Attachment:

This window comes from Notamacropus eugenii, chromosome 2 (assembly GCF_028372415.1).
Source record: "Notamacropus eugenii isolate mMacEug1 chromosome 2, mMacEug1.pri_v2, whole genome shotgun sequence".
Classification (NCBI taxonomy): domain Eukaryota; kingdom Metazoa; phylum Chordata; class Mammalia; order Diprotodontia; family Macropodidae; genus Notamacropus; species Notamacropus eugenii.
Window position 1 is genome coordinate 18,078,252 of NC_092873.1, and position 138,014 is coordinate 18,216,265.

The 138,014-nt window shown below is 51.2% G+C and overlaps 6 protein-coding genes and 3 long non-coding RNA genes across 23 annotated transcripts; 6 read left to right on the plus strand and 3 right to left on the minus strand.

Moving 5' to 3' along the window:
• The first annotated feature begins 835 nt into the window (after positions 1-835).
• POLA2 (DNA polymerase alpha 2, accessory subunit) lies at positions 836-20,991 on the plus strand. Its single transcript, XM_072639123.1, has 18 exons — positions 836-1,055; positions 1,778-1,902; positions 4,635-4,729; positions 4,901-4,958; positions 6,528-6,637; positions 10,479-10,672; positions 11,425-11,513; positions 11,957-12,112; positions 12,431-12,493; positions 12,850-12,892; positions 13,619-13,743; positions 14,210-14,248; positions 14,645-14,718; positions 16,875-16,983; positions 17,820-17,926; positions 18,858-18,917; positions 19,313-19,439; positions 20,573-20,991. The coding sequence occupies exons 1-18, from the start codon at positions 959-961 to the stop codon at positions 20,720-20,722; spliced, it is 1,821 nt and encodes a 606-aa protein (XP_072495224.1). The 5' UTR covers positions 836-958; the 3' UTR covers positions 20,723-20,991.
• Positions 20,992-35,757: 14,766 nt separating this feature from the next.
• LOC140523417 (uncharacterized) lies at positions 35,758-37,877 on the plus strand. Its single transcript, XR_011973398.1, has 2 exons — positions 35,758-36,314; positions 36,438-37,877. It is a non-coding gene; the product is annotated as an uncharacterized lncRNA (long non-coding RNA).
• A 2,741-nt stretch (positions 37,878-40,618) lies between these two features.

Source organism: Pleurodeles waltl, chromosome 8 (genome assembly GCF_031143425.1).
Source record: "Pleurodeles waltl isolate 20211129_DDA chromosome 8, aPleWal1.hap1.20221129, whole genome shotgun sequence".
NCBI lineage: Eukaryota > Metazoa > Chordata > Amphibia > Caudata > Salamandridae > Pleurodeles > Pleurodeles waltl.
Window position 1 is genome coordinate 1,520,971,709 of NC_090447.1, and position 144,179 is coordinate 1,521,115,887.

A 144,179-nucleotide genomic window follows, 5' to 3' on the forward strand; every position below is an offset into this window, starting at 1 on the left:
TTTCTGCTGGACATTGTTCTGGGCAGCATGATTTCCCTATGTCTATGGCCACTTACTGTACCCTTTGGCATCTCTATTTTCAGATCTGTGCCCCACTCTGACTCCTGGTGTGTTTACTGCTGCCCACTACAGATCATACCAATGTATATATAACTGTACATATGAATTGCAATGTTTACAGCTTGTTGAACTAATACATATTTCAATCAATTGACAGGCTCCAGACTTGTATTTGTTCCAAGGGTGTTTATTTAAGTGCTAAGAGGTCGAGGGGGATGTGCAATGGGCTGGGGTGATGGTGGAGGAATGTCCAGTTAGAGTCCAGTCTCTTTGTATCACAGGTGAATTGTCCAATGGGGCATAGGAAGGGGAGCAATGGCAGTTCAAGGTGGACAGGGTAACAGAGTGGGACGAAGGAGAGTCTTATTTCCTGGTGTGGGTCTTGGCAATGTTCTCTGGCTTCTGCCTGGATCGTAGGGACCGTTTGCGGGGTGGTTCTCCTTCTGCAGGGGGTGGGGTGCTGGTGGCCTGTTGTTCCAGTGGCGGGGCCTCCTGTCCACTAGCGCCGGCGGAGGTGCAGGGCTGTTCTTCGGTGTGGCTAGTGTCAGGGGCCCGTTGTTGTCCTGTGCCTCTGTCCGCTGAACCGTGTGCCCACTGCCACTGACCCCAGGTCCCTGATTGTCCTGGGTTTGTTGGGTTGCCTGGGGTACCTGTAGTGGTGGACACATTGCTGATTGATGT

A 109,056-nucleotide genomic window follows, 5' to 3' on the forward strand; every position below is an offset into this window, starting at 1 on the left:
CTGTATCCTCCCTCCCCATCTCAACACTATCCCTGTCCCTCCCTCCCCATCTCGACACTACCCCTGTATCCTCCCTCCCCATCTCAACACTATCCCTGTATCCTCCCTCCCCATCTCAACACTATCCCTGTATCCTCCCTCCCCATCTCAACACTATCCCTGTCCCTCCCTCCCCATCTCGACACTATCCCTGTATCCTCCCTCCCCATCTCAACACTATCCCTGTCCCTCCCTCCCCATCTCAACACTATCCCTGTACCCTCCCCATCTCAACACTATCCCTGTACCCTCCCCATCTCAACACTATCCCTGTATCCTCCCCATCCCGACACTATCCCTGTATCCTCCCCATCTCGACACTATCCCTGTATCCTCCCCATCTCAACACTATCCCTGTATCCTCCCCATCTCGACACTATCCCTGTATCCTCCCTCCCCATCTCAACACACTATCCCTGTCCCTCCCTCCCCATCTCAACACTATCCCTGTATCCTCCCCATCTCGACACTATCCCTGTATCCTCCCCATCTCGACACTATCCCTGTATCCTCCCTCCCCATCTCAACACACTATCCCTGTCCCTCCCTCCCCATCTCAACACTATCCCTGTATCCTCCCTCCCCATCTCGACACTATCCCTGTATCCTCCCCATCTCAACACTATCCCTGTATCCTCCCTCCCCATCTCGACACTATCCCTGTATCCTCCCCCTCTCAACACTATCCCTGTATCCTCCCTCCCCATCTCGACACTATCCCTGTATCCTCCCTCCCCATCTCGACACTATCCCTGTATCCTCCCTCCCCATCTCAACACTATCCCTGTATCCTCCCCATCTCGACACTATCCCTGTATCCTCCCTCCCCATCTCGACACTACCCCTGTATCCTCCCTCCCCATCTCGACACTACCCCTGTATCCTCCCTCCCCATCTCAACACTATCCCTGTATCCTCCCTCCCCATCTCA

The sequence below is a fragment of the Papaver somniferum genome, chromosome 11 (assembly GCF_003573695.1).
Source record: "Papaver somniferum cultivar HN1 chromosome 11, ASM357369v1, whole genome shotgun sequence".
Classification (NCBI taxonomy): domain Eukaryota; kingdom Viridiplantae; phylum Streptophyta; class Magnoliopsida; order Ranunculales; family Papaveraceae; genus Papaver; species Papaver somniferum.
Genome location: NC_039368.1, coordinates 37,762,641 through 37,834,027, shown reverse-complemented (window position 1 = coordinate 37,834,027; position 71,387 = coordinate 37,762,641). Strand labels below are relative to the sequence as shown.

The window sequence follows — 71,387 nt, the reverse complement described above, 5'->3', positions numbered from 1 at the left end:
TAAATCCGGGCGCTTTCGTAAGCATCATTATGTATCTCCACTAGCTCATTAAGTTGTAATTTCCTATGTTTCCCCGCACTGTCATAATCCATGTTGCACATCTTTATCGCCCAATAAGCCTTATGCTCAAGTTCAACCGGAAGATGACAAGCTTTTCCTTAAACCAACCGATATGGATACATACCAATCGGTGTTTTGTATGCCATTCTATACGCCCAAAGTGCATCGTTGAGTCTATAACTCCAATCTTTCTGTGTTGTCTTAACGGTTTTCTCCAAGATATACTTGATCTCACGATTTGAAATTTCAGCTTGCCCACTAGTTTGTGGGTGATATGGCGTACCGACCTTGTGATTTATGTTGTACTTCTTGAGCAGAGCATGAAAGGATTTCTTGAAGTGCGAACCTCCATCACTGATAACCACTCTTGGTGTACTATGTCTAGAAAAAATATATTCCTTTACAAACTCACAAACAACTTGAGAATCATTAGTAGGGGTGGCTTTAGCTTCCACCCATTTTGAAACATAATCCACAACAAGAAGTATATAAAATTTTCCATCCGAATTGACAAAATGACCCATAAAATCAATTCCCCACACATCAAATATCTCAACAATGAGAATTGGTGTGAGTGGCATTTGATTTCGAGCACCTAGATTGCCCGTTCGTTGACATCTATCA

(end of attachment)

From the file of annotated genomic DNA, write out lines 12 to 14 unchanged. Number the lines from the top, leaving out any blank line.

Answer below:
Source organism: Pleurodeles waltl, chromosome 8 (genome assembly GCF_031143425.1).
Source record: "Pleurodeles waltl isolate 20211129_DDA chromosome 8, aPleWal1.hap1.20221129, whole genome shotgun sequence".
NCBI lineage: Eukaryota > Metazoa > Chordata > Amphibia > Caudata > Salamandridae > Pleurodeles > Pleurodeles waltl.